Now, I live in Concord, NH and as I kicked with fins I stared at the 4 pillars in front of me and it reminds me of all these places I’ve trained and all the truly wonderful places I’ve lived in. I’m blessed.
I haven’t swam in a few weeks and needed to get back into the pool since I need to 1) cross train for the ultras I’m running this year and 2) prepare for Ironman Mont Tremblant in 25 weeks.
Swimming just feels good. I’m starting out with 1,200 yards in 30 minutes doing all the strokes and using the kick board. I will gradually work in speed and endurance.
Training for ultra races and Ironman just make everything right in my world. Even with all the crap going on in the world, life is better when I can figure out 30 minutes in water.
Happy Monday. Make it great today. It’s all a crap shoot. It’s all just a crap shoot.
My friend Shelly, from Houston, finished her first 100 mile race at Brazos Bend in December, and her name appears in this month’s Ultra Running Magazine. She is amazing.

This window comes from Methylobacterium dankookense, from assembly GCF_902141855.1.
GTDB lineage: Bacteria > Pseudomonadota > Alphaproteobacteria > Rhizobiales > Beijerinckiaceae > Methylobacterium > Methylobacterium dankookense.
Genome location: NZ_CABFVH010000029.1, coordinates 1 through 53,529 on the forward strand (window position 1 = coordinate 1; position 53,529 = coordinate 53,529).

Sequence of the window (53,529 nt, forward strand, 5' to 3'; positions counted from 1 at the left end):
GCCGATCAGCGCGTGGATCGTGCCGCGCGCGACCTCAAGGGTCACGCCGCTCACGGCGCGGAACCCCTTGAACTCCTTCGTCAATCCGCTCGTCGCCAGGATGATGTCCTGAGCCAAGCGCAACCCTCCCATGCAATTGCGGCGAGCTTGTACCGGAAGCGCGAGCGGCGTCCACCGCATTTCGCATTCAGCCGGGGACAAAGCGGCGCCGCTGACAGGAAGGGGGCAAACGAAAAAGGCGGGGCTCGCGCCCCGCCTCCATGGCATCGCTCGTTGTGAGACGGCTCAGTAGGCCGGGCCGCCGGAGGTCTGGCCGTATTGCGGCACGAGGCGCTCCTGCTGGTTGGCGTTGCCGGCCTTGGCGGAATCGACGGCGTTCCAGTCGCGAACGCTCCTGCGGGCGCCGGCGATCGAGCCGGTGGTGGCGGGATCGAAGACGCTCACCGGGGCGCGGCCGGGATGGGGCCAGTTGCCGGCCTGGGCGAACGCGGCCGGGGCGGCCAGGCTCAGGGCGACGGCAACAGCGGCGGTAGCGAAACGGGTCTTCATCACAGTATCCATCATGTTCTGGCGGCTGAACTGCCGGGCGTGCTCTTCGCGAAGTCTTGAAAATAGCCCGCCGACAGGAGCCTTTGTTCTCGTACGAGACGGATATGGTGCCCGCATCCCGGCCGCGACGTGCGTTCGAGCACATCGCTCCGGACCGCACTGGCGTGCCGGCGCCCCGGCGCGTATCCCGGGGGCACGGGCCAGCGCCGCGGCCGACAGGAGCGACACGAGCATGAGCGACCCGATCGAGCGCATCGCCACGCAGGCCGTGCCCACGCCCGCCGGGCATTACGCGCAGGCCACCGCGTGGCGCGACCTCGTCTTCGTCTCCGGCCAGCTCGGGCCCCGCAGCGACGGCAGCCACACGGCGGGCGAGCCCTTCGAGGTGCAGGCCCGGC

While I was in Houston in January for the Houston Marathon, I had a few minutes to talk to her about her race and get some tips for finishing my first 100. I wanted to know every training secret and figure out what I could do to get to the finish line at Umstead.
Here are a few tips she gave me:
Find running partners
Join long run groups
Run after work and into the night (with someone)
Get up and run at 3 a.m. for a few hours
Listen to podcasts and books while running
As soon as I got home I joined Facebook groups and vowed to find people to run with. I have tried to run after work but I’m too tired and it’s too cold. I haven’t woken up at 3 a.m. to run either. And, I pretty much always run alone.
However, today as I was running for hours on the treadmill I decided to look at some podcasts and take Shelly’s advice since my music wasn’t motivating me and all the TV channels were talking incessantly about coronavirus.
I started listening to Motivation vs. Discipline from Trail Runner Nation because I’ve been having some problems with motivation and discipline lately.
I’ve also been having recurring pain in my legs as my mileage increases; I’m thinking from my prior injury.
I’m a mess.